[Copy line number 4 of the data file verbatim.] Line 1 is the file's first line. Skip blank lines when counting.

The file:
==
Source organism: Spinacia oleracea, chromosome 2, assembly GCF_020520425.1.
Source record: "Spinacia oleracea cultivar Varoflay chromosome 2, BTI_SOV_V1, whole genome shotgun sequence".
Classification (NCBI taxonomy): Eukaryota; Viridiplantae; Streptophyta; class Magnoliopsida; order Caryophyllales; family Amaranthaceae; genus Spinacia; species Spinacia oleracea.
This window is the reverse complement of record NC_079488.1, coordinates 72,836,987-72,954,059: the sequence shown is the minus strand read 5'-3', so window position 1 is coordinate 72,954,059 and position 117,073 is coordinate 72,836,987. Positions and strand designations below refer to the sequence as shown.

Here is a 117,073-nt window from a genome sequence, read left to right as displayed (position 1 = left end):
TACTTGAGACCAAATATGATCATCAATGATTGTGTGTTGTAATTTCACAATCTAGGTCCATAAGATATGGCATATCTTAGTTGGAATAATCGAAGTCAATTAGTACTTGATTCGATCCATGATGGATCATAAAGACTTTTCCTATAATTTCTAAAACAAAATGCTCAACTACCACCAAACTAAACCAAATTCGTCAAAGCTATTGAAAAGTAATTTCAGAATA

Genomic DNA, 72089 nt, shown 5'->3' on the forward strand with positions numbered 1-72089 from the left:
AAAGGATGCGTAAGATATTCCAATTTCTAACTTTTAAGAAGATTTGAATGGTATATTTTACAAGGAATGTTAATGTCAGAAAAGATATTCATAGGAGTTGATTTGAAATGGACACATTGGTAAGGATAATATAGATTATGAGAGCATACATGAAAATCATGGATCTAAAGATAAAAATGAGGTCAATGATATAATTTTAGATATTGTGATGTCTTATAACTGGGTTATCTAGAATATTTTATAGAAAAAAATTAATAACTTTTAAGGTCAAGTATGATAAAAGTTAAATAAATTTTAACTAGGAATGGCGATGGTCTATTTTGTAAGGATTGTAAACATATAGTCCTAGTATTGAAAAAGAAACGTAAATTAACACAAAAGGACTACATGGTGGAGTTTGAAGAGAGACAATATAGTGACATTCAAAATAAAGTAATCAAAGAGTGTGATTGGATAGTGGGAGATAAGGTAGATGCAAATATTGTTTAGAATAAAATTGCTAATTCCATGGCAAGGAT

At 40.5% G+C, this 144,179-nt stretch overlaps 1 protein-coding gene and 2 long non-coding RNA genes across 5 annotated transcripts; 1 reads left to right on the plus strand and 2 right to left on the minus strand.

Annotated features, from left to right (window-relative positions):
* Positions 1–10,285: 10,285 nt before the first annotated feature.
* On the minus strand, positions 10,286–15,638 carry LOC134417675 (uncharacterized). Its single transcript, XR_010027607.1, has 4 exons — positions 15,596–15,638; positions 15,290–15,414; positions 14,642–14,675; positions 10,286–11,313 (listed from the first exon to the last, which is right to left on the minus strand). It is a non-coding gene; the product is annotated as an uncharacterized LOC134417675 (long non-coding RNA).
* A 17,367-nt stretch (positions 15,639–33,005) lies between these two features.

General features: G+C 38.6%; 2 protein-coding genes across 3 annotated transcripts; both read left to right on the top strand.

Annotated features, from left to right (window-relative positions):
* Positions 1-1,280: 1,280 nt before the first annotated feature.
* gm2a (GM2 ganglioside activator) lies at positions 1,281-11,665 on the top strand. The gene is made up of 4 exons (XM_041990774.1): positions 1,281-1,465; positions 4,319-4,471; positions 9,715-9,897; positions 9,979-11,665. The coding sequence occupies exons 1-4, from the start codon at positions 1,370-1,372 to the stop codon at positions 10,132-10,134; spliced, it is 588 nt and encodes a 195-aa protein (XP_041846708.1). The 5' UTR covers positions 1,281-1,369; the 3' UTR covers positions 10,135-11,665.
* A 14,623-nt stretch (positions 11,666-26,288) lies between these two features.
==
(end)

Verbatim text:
This window is the reverse complement of record NC_079488.1, coordinates 72,836,987-72,954,059: the sequence shown is the minus strand read 5'-3', so window position 1 is coordinate 72,954,059 and position 117,073 is coordinate 72,836,987. Positions and strand designations below refer to the sequence as shown.